Sampson napping on his favorite rug

Sampson napping on  his favorite rug
happy, happy, happy

Friday, June 18, 2010

Going Veg or Semi-Veg –

When I became a vegetarian, back in 1980, it wasn’t a popular thing to do and I took a lot of criticism. I went veg because someone pointed out to me that if I really love animals, why would I eat them? I realized that it was a valid question and that it had first occurred to me back when I was about five years old. All those years ago, standing in Grandma’s kitchen, I’d asked my mother why we would want to eat animals and she had replied "Oh, they know we will eat them and they are happy to be of help", but I remember that I’d had my doubts about that even then.
I stopped eating red meat in 1980 and have not touched it since. A few years later, I stopped eating fowl. For many years, I went completely veg and opted out of dairy and fish. Now, 30 years after my initial decision, I mindfully allow myself some dairy, an occasional serving of farmed fish or turkey, for protein.


My reasons for eating low on the food chain include my desire to lesson the suffering of so-called food animals (who have nervous systems very similar to ours), to lessen the destruction of the land, caused by modern agri-business and factory farming methods, and to enhance my own health and well-being.


Some vegetarians (including me, at times) find that taking a B-12 supplement is beneficial. Morningstar’s veggie-based foods, found in the freezer section of grocery stores, taste great and offer variety and authentic-tasting products in "burgers", "sausage", and "chicken" to prepare at home. Also, most Burger Kings' drive-throughs have a great-tasting veggie-burger. Going veg or deciding to eat less meat can be a liberating and money-saving idea.



Our Earth, Our Home, Our Future–

Our earth’s human population is now at more than six and a half billion and multiplying exponentially every day. No country talks about it. Even Al Gore, in his excellent book "An Inconvenient Truth", only ever-so-lightly touches on the topic. Politically, it would be a "mine field". In my mind, the burgeoning human population is a topic that is critical to issues relating not only to environment, climate change, and dwindling animal habitat, but also to our crime rate, economics, food production, and human dignity ... in the U.S. and throughout the world. So I’ve often pondered the situation. The act of procreation takes only a fleeting moment, is such a natural thing and, so often, just "happens", even when birth control is accessible. I asked my minister for her thoughts about the human population dilemma. She thought on it for a while and then said: "Suppose people would consider adoption as a first – rather than a last – resort, thus providing a loving family for a homeless or orphaned child and doing this wonderful thing for our world"! This was a stroke of loving genius and I wish I could say that I came up with the concept! Considering adoption – as a first resort! If people and countries begin to talk about population, this simple concept would be a logical and compassionate place to start.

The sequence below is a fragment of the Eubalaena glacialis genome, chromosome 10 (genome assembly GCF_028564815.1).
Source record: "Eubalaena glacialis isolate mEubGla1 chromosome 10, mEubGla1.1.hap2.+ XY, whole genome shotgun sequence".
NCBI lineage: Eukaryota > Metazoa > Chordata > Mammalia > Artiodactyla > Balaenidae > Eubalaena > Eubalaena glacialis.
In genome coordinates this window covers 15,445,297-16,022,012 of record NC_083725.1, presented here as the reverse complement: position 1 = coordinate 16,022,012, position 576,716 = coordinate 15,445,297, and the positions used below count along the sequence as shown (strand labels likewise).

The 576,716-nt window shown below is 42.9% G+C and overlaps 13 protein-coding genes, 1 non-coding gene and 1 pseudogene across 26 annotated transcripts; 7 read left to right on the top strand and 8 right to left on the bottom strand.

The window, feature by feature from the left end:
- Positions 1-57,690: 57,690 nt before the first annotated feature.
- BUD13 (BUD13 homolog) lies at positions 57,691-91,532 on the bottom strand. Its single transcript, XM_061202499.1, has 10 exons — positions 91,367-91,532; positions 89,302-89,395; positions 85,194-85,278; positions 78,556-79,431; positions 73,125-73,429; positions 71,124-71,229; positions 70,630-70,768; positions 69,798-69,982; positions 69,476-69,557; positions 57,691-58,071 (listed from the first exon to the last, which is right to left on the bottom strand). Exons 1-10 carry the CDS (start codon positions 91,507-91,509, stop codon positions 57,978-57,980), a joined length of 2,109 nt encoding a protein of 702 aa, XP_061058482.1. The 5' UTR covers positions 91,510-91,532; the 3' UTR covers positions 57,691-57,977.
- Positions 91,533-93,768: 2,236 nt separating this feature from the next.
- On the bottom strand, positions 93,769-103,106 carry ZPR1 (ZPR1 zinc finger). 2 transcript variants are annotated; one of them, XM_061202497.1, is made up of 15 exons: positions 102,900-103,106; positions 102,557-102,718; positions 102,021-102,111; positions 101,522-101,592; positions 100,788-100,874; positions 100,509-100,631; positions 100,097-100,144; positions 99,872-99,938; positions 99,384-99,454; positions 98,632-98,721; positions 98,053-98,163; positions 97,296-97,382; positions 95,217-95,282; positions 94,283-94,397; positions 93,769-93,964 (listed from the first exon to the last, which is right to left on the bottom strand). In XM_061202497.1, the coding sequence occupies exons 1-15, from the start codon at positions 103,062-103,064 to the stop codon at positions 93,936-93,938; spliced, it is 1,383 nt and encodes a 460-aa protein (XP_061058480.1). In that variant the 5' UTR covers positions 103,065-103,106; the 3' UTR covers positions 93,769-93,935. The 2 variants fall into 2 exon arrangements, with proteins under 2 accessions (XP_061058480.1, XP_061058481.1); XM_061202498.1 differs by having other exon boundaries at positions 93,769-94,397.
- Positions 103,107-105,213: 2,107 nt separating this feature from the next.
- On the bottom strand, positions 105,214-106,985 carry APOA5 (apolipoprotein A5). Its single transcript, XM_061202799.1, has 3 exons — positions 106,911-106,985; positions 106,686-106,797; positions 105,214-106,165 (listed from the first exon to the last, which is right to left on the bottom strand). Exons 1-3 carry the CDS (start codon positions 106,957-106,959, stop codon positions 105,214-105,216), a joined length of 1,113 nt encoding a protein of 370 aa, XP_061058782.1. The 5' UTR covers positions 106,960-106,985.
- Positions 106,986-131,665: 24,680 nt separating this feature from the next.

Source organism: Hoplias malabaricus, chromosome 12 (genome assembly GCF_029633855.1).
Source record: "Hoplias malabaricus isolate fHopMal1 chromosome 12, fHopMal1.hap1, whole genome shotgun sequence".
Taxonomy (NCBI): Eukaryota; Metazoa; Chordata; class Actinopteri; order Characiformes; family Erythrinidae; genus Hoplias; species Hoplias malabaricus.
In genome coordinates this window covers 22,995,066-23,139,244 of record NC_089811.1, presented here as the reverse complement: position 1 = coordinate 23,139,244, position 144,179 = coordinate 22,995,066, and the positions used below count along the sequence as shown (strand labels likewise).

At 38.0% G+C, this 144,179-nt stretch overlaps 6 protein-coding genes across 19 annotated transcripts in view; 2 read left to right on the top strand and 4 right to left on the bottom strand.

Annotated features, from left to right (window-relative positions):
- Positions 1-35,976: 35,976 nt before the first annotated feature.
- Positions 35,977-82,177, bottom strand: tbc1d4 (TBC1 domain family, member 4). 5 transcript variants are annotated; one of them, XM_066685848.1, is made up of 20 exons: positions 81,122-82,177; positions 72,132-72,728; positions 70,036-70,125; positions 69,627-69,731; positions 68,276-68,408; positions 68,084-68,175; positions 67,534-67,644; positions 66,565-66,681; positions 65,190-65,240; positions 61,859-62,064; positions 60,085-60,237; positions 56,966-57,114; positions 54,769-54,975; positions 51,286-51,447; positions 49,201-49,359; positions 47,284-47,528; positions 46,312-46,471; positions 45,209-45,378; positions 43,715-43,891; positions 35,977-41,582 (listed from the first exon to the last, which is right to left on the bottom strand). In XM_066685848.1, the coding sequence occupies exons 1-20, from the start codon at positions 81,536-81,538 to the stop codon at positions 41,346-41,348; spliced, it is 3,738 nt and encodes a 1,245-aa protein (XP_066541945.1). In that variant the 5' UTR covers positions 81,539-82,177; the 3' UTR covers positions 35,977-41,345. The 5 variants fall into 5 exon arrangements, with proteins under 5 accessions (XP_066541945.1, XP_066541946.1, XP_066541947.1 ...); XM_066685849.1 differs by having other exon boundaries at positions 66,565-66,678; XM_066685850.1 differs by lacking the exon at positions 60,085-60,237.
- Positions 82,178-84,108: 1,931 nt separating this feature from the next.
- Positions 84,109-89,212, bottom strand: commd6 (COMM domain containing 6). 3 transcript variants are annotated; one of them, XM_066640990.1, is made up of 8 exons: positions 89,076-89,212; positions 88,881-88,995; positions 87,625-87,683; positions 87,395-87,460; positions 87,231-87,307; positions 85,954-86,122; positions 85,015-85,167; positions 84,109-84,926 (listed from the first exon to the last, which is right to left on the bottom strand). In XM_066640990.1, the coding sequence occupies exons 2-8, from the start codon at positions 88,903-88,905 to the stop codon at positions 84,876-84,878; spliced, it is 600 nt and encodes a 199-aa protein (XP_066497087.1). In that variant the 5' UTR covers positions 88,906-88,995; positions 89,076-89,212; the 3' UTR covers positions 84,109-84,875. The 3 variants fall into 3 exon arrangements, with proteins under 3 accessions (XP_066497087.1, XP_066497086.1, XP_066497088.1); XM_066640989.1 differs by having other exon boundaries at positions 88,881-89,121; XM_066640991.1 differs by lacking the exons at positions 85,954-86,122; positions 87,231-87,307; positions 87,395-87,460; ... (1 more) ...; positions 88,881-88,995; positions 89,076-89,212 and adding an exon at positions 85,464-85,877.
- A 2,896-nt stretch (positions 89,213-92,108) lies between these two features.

What Is Sporting? –

Wildlife animals are killed for sport. These include deer, squirrels, elk, bears, and others. Let's take a closer look at this: 1) being shot hurts (I know because I was shot and it really hurt, 2) hunters shoot the biggest and best-looking animals which weakens the herd and gene pool of that species, 3) in a real sport, both participants are willing and they are sort of even in their skills ... but hunters have high-tech equipment and many advantages over animals ... and animals are not willing participants, 4) those species whose numbers are said to be increasing too much are doing so because people have unbalanced the environment by killing off the animal’s natural predators ... so a control solution would be to restore nature’s balance and not tamper with or destroy habitat, 5) there is something ethically wrong about inflicting needless bloodshed and suffering. I have a booklet called "Think Like The Animal", written by Norm Phelps, a hunter who had a change of heart and perspective. I'm thinking now of a poignant quote -- "The squirrel that you kill in jest, dies in earnest"—Henry David Thoreau.

How precious it is to see wildlife animals, in wild places ... living. Let's save what there is left of the natural world. And there are a lot of good things to be said about compassion, starting with these two: It puts us in sync with other people and the rest of earth's creatures. It's definitely a quality that makes a person more attractive and magnetic.